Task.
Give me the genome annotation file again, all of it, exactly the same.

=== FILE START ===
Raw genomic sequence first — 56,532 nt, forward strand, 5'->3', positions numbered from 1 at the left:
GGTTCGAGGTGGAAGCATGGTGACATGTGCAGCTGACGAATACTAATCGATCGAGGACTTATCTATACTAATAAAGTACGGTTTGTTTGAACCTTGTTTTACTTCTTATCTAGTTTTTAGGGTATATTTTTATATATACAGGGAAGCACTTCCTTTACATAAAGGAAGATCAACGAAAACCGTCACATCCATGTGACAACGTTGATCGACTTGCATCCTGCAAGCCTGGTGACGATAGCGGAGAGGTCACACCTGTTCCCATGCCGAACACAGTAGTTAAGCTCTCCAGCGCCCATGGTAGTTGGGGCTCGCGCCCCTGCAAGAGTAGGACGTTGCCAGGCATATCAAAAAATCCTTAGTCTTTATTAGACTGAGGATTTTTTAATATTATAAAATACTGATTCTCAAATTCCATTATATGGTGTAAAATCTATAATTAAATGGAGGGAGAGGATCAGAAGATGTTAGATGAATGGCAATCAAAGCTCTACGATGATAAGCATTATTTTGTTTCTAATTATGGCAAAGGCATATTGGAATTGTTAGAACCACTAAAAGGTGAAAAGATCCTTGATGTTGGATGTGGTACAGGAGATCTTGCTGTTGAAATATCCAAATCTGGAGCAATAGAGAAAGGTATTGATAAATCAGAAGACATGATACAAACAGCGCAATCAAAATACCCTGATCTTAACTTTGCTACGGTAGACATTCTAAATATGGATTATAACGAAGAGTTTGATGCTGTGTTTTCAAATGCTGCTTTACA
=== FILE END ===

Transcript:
Raw genomic sequence first — 56,532 nt, forward strand, 5'->3', positions numbered from 1 at the left:
GGTTCGAGGTGGAAGCATGGTGACATGTGCAGCTGACGAATACTAATCGATCGAGGACTTATCTATACTAATAAAGTACGGTTTGTTTGAACCTTGTTTTACTTCTTATCTAGTTTTTAGGGTATATTTTTATATATACAGGGAAGCACTTCCTTTACATAAAGGAAGATCAACGAAAACCGTCACATCCATGTGACAACGTTGATCGACTTGCATCCTGCAAGCCTGGTGACGATAGCGGAGAGGTCACACCTGTTCCCATGCCGAACACAGTAGTTAAGCTCTCCAGCGCCCATGGTAGTTGGGGCTCGCGCCCCTGCAAGAGTAGGACGTTGCCAGGCATATCAAAAAATCCTTAGTCTTTATTAGACTGAGGATTTTTTAATATTATAAAATACTGATTCTCAAATTCCATTATATGGTGTAAAATCTATAATTAAATGGAGGGAGAGGATCAGAAGATGTTAGATGAATGGCAATCAAAGCTCTACGATGATAAGCATTATTTTGTTTCTAATTATGGCAAAGGCATATTGGAATTGTTAGAACCACTAAAAGGTGAAAAGATCCTTGATGTTGGATGTGGTACAGGAGATCTTGCTGTTGAAATATCCAAATCTGGAGCAATAGAGAAAGGTATTGATAAATCAGAAGACATGATACAAACAGCGCAATCAAAATACCCTGATCTTAACTTTGCTACGGTAGACATTCTAAATATGGATTATAACGAAGAGTTTGATGCTGTGTTTTCAAATGCTGCTTTACA